Evidence that rice, and other cereals, are ancient aneuploidsKlaas Vandepoele1, Cedric Simillion2, Stephane Rombauts and Yves Van de Peer
firstname.lastname@example.org, University of Gent, VIB dep. Plant Systems Biology; email@example.com, University of Gent, VIB dep. Plant Systems Biology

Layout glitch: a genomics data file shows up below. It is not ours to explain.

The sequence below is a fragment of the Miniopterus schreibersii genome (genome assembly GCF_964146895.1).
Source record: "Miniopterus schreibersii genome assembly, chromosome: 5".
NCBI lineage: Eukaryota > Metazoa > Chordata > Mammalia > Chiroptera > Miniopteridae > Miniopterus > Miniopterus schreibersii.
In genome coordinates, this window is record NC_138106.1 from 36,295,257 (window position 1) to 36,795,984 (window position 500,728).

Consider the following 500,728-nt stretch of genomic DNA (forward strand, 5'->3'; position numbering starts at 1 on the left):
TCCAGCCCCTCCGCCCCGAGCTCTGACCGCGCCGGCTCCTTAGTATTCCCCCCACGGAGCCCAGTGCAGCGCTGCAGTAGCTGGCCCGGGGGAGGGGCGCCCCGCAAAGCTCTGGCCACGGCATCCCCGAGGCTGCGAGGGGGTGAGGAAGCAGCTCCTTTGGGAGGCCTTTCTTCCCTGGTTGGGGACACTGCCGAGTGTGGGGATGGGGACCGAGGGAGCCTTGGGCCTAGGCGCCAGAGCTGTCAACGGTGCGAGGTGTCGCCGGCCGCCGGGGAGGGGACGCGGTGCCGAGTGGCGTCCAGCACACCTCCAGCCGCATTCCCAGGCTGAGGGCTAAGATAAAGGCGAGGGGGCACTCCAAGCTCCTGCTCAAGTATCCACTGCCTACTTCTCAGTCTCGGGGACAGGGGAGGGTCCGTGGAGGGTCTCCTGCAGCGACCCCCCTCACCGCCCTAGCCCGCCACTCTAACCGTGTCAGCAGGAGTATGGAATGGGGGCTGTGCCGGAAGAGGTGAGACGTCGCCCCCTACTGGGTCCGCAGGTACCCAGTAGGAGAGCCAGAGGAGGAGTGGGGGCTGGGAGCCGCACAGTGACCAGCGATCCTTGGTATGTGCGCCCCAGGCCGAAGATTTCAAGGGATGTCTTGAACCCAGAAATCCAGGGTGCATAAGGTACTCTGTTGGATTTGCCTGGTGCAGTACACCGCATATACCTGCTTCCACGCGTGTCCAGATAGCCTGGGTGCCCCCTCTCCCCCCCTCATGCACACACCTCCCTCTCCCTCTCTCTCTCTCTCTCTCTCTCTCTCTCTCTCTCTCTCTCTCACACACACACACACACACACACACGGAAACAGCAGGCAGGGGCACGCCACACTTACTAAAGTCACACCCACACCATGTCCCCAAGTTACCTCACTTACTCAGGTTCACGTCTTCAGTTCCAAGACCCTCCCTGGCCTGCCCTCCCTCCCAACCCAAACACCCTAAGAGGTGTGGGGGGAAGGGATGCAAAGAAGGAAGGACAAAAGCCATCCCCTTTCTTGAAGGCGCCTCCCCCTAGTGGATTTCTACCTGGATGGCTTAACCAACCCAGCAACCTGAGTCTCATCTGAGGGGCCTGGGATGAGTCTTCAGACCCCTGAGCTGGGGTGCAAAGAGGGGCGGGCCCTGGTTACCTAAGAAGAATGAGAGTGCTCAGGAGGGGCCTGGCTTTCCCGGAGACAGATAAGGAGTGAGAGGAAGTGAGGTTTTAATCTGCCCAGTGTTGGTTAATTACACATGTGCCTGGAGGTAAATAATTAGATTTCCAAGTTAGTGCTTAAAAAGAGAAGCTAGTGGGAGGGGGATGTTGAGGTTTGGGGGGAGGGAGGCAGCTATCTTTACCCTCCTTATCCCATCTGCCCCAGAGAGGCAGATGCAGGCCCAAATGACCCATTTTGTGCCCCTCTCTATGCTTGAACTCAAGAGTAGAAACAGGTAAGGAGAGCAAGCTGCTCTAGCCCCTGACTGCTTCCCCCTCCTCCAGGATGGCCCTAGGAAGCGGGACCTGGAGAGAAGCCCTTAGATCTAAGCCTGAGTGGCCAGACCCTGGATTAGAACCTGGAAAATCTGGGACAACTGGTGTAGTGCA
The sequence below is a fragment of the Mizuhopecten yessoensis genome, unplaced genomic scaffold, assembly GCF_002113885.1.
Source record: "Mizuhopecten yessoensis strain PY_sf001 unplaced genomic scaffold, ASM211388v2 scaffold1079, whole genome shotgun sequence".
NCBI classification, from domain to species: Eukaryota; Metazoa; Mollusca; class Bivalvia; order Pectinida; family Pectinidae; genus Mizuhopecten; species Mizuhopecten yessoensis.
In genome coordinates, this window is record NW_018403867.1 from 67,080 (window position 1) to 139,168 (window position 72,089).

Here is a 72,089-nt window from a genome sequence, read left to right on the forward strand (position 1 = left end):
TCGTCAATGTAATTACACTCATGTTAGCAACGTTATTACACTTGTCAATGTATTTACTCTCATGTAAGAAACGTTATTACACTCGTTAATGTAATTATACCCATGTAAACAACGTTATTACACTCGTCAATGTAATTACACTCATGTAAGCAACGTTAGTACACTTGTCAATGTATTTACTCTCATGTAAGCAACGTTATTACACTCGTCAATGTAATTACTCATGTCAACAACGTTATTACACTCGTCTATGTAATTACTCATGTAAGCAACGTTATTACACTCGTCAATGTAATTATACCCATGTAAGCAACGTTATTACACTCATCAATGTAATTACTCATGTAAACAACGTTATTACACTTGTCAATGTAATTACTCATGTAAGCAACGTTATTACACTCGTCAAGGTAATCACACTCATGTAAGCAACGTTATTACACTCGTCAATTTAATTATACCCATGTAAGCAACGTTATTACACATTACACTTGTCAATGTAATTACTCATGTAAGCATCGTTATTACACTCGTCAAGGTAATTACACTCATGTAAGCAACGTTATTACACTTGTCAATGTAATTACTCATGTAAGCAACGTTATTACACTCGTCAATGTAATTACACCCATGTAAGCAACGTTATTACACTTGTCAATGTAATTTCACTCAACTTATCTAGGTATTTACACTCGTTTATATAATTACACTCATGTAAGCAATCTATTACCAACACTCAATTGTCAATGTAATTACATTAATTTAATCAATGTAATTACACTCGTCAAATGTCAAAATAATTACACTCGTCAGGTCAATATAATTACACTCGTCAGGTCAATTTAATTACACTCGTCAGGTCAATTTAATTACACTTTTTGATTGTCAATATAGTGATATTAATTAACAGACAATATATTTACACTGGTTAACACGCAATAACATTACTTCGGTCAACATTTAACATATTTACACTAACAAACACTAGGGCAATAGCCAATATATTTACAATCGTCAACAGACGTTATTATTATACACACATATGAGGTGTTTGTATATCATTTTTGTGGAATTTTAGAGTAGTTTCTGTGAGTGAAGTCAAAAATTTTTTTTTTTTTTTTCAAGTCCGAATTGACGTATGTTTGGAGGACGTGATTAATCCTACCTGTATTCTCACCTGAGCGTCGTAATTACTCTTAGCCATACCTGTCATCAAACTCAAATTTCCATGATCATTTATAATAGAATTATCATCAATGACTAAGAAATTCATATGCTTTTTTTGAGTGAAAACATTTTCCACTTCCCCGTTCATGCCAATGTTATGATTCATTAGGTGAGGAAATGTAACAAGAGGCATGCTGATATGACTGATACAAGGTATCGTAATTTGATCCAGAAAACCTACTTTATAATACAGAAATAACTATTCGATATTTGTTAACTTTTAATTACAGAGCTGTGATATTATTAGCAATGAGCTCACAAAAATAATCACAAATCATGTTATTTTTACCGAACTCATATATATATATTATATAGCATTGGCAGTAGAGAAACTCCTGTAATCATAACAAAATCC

Detailed analyses of the genomes of several model organisms revealed that large-scale gene or even entire genome duplications have played a prominent role in the evolutionary history of many eukaryotes. Recently, strong evidence has been presented that the genomic structure of the dicotyledonous model plant species Arabidopsis thaliana is the result of multiple rounds of entire genome duplications. Here, we analyze the genome of the monocotyledonous model plant species rice (Oryza sativa), for which a draft of the genomic sequence has recently been published. We show that a substantial fraction of all rice genes, i.e. about 15%, are found in duplicated segments. Dating of these block duplications, their non-uniform distribution over the different rice chromosomes, and comparison with the duplication history in Arabidopsis suggest that rice is not an ancient polyploid as previously suggested, but has experienced the duplication of one or large part of one chromosome in its evolutionary past, approximately 70 million years ago. This date predates the divergence of most of the cereals and relative dating by phylogenetic analysis indeed shows that the duplication event is shared by most, if not all, of them.